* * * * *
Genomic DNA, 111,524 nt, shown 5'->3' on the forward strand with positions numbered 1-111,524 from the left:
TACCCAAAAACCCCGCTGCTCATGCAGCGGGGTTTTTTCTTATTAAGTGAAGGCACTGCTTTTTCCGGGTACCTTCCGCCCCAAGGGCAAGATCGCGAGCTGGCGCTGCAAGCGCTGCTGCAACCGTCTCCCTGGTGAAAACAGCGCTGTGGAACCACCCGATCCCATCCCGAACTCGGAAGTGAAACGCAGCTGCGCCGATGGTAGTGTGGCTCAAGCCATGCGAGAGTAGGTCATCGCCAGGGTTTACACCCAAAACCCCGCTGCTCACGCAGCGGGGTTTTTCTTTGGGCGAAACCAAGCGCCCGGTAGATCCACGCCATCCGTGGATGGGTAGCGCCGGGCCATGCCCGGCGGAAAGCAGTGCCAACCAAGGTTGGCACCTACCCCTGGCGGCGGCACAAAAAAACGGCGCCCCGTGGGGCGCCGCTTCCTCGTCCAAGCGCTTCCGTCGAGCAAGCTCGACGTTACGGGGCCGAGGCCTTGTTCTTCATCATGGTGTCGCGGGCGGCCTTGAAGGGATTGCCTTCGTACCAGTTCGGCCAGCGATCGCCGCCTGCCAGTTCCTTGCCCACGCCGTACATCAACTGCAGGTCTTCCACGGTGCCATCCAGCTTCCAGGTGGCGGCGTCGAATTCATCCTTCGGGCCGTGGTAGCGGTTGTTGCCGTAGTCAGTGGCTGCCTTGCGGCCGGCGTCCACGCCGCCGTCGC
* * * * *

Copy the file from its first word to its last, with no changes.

Genomic DNA, 111,524 nt, shown 5'->3' on the forward strand with positions numbered 1-111,524 from the left:
TACCCAAAAACCCCGCTGCTCATGCAGCGGGGTTTTTTCTTATTAAGTGAAGGCACTGCTTTTTCCGGGTACCTTCCGCCCCAAGGGCAAGATCGCGAGCTGGCGCTGCAAGCGCTGCTGCAACCGTCTCCCTGGTGAAAACAGCGCTGTGGAACCACCCGATCCCATCCCGAACTCGGAAGTGAAACGCAGCTGCGCCGATGGTAGTGTGGCTCAAGCCATGCGAGAGTAGGTCATCGCCAGGGTTTACACCCAAAACCCCGCTGCTCACGCAGCGGGGTTTTTCTTTGGGCGAAACCAAGCGCCCGGTAGATCCACGCCATCCGTGGATGGGTAGCGCCGGGCCATGCCCGGCGGAAAGCAGTGCCAACCAAGGTTGGCACCTACCCCTGGCGGCGGCACAAAAAAACGGCGCCCCGTGGGGCGCCGCTTCCTCGTCCAAGCGCTTCCGTCGAGCAAGCTCGACGTTACGGGGCCGAGGCCTTGTTCTTCATCATGGTGTCGCGGGCGGCCTTGAAGGGATTGCCTTCGTACCAGTTCGGCCAGCGATCGCCGCCTGCCAGTTCCTTGCCCACGCCGTACATCAACTGCAGGTCTTCCACGGTGCCATCCAGCTTCCAGGTGGCGGCGTCGAATTCATCCTTCGGGCCGTGGTAGCGGTTGTTGCCGTAGTCAGTGGCTGCCTTGCGGCCGGCGTCCACGCCGCCGTCGC